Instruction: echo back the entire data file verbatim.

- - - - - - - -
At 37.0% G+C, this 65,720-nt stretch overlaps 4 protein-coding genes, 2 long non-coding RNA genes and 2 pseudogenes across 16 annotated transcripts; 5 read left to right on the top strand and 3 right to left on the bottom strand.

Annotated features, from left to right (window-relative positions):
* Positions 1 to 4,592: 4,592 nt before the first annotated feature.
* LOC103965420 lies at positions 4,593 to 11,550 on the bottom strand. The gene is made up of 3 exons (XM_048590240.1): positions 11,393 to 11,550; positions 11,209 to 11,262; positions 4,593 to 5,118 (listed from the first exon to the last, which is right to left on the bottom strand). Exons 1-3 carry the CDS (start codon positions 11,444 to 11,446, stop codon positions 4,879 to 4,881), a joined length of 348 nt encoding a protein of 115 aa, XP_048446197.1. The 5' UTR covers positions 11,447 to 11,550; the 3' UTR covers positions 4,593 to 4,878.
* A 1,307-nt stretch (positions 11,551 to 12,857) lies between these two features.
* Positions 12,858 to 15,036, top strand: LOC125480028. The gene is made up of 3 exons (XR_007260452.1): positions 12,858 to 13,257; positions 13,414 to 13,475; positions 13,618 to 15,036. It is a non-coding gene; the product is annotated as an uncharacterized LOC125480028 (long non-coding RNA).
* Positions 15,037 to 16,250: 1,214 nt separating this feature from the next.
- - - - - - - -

At 37.0% G+C, this 65,720-nt stretch overlaps 4 protein-coding genes, 2 long non-coding RNA genes and 2 pseudogenes across 16 annotated transcripts; 5 read left to right on the top strand and 3 right to left on the bottom strand.

Annotated features, from left to right (window-relative positions):
* Positions 1 to 4,592: 4,592 nt before the first annotated feature.
* LOC103965420 lies at positions 4,593 to 11,550 on the bottom strand. The gene is made up of 3 exons (XM_048590240.1): positions 11,393 to 11,550; positions 11,209 to 11,262; positions 4,593 to 5,118 (listed from the first exon to the last, which is right to left on the bottom strand). Exons 1-3 carry the CDS (start codon positions 11,444 to 11,446, stop codon positions 4,879 to 4,881), a joined length of 348 nt encoding a protein of 115 aa, XP_048446197.1. The 5' UTR covers positions 11,447 to 11,550; the 3' UTR covers positions 4,593 to 4,878.
* A 1,307-nt stretch (positions 11,551 to 12,857) lies between these two features.
* Positions 12,858 to 15,036, top strand: LOC125480028. The gene is made up of 3 exons (XR_007260452.1): positions 12,858 to 13,257; positions 13,414 to 13,475; positions 13,618 to 15,036. It is a non-coding gene; the product is annotated as an uncharacterized LOC125480028 (long non-coding RNA).
* Positions 15,037 to 16,250: 1,214 nt separating this feature from the next.